A lost medieval painted rood screen

A lost medieval painted rood screen

Norfolk has some fabulous late medieval painted screens, but what is left is a remnant of what once existed, this article looks at the evidence of a now lost medieval painted rood  screen.  Many screens and their painted decoration have been lost since the mid-sixteenth century due to neglect, apathy and fire, vandalism, iconoclasm and philistinism.  Iconoclasm can be overstated, but the destructive power of philistinism, neglect and apathy are underestimated.  Our medieval church buildings were badly neglected in the 18th and early 19th centuries. More medieval art was lost in that period and from the wave of heavy-handed restoration that followed than to the zeal of the Protestant reformer.

Great Plumstead Norfolk screen Winter

A lost medieval painted rood screen recorded by a talented artist

In 1859 the talented painter Cornelius Winter (1817-1891) was touring Norfolk recording medieval art, and he visited St Mary’s church in Great Plumstead and recorded in watercolour four panel-paintings that remained from the medieval rood screen in the church.  They are now in the collection of the Norwich Castle Museum.  The four panels were all that was left of what was a fine series of panels, and he notes that the rest had ‘long been lost’.  The panels were in fine condition, and there wasn’t even the merest hint that they had been damaged by the hand of an iconoclast, not even a token scratching out of the faces.  There was some damage to the painted surface of the panels, but one must conclude that the loss of the screen in its entirety was not down to any religious ideology.

Great Plumstead Norfolk screen, painting by Winter

The Iconography of the paintings of the lost medieval painted rood screen

The four figures of clerics, a monastic superior paired with the figure of a bishop.  St Benedict is paired with St Dunstan of Canterbury and St Martin with St Giles, the latter dressed in a Benedictine habit.  It seems a particularly deliberate choice of figures and an unusual combination that, to my knowledge, is not repeated elsewhere.  As we don’t know what other panels the screen had it’s difficult to jump to any firm conclusions, but one can’t help thinking that a member of a religious order might have been a candidate as patron.  Blomfield says that the Rectory of Great Plumstead was appropriated in 1320 by Merton Priory in Surrey. Still, I can’t see them having a hand in it, as the house was Augustinian and not Benedictine.   The patronage of this very particular combination of figures must remain a mystery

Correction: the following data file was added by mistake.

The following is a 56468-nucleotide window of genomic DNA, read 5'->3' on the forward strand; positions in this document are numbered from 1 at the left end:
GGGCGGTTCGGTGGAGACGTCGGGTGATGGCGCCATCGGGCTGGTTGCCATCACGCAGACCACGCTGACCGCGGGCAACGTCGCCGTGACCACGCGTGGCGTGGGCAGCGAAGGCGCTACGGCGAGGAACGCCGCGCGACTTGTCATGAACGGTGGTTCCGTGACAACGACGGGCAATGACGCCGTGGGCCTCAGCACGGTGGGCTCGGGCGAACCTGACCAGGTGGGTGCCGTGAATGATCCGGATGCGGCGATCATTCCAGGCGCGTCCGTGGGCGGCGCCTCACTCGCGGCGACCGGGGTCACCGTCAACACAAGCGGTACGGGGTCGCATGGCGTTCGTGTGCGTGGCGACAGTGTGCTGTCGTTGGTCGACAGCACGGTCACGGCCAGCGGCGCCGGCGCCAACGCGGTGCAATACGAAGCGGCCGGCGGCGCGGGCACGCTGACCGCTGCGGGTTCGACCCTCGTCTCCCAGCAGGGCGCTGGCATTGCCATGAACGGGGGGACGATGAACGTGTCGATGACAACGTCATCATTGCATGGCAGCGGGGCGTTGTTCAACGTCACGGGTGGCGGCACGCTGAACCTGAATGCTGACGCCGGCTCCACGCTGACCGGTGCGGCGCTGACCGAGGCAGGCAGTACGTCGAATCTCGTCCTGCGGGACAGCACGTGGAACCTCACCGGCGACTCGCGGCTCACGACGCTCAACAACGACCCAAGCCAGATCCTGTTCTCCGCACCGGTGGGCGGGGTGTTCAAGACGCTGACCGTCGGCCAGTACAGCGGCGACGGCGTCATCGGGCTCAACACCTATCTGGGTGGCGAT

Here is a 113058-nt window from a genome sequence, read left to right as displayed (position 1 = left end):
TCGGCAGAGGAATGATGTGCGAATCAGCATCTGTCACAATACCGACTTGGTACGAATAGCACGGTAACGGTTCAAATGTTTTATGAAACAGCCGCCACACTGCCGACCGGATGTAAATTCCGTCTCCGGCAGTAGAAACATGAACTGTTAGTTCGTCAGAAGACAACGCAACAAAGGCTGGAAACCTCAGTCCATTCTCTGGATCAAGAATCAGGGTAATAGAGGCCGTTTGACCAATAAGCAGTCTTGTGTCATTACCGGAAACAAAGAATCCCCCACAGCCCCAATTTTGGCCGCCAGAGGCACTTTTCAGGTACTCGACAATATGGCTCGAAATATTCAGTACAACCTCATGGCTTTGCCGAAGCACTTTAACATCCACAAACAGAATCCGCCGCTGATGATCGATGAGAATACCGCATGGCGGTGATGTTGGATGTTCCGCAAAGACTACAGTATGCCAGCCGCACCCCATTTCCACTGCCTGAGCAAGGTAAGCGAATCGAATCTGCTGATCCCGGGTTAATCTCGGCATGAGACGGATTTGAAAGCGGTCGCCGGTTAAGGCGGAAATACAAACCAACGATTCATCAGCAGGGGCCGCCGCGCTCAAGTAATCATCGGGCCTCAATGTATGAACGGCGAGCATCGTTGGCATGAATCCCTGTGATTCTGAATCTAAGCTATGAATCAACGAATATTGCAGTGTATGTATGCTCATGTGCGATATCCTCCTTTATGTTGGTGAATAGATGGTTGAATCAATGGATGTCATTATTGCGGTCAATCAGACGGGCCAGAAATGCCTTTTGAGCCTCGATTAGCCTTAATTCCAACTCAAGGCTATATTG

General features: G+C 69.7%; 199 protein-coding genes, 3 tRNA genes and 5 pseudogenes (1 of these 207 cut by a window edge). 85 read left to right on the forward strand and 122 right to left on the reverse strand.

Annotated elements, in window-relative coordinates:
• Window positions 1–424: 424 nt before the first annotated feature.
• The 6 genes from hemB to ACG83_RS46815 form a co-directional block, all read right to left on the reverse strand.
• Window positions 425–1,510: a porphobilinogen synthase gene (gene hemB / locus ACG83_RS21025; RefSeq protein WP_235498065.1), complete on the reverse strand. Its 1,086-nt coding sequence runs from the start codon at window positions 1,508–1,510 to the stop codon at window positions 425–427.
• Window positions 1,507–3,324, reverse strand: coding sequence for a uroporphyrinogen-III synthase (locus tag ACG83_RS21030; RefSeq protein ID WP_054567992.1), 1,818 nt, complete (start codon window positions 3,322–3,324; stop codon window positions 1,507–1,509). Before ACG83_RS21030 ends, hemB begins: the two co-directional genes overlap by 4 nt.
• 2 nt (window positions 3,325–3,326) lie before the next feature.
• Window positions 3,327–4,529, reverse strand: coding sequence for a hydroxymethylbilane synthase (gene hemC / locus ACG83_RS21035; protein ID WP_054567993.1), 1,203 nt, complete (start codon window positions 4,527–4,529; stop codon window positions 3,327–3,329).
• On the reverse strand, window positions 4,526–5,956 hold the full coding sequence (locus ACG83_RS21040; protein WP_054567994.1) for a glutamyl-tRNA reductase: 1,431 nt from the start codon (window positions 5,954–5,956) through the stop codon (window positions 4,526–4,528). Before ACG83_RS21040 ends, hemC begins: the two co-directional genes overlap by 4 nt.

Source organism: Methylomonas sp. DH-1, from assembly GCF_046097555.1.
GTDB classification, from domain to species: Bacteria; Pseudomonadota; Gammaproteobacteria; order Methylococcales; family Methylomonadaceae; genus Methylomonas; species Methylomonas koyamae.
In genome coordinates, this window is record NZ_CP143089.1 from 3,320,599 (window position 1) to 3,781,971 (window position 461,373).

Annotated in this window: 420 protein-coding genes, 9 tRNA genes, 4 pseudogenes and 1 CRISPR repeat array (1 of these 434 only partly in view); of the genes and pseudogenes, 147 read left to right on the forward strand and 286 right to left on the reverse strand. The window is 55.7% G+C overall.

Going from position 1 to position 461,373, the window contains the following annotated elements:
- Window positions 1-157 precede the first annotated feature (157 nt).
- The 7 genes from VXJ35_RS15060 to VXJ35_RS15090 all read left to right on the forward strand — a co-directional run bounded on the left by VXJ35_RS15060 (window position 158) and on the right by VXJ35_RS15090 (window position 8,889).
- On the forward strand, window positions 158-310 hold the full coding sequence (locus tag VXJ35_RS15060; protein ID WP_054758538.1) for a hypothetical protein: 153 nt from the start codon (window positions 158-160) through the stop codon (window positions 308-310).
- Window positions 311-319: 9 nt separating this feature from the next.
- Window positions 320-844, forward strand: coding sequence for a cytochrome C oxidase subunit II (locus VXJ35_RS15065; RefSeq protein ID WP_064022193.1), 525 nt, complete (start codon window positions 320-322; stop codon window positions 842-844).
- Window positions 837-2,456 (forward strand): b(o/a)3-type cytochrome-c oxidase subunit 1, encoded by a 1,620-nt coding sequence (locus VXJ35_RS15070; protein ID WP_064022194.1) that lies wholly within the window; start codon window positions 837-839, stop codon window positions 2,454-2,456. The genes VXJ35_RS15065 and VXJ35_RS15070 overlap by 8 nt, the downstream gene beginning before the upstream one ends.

The Style and Date of the paintings

What is much clearer to determine is the date, stylistically, we are looking at panels that date from the end of the 15th century.  The figures of the bishops at Plumstead immediately brought to my mind the four panels on the rood screen at Foxley about twenty miles away.  The Plumstead bishops have some distinctive features: low mitres, pointed shoes, the openness of the apparels of the amices, a particular treatment of fur and fringe, wildly curling hair and the slightly swaying posture.  All these features are found in the figures of three Latin Doctors on the Foxley screen.

The family likeness is so strong that I would guess they were by the same hand.   We know the date of the Foxley screen, and from that, we can determine a rough date for the Great Plumstead panels.  At Foxley, the panels include donor images of John Baymond and his wife and in his will of 1485, he gave four marks to paint the screen.

The Paintings Lost in a Fire

Sadly, these panels so faithfully recorded by Winter are no more.  In 1891 Great Plumstead church was almost destroyed by a catastrophic fire. The church was gutted, and all the furnishings, including the rood screen panels, were destroyed.  Nothing survived the fire except for a couple of late medieval brasses, and most of the structure had to be rebuilt – the church interior is now anodyne, cold and lacking in colour.  Thank goodness Winter recorded these lost panels, as without his fine drawings, all evidence of their existence would have been eradicated.

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3 thoughts on “A lost medieval painted rood screen”

  1. “Our medieval church buildings were badly neglected in the 18th and early 19th century and more medieval art was lost in that period and from the wave of heavy-handed restoration that followed, than to the zeal of the Protestant reformer.” It’s undeniably true that churches were neglected during the period you mention, but is it just a hunch/opinion that this neglect caused more damage than iconoclasm, or are there any statistics or studies to back it up? I’d imagine that a definitive answer is impossible to arrive at as we don’t know what’s been lost, nor (in most cases) how it was lost.

  2. Pingback: Norfolk Rood Screens | COLONEL UNTHANK'S NORWICH

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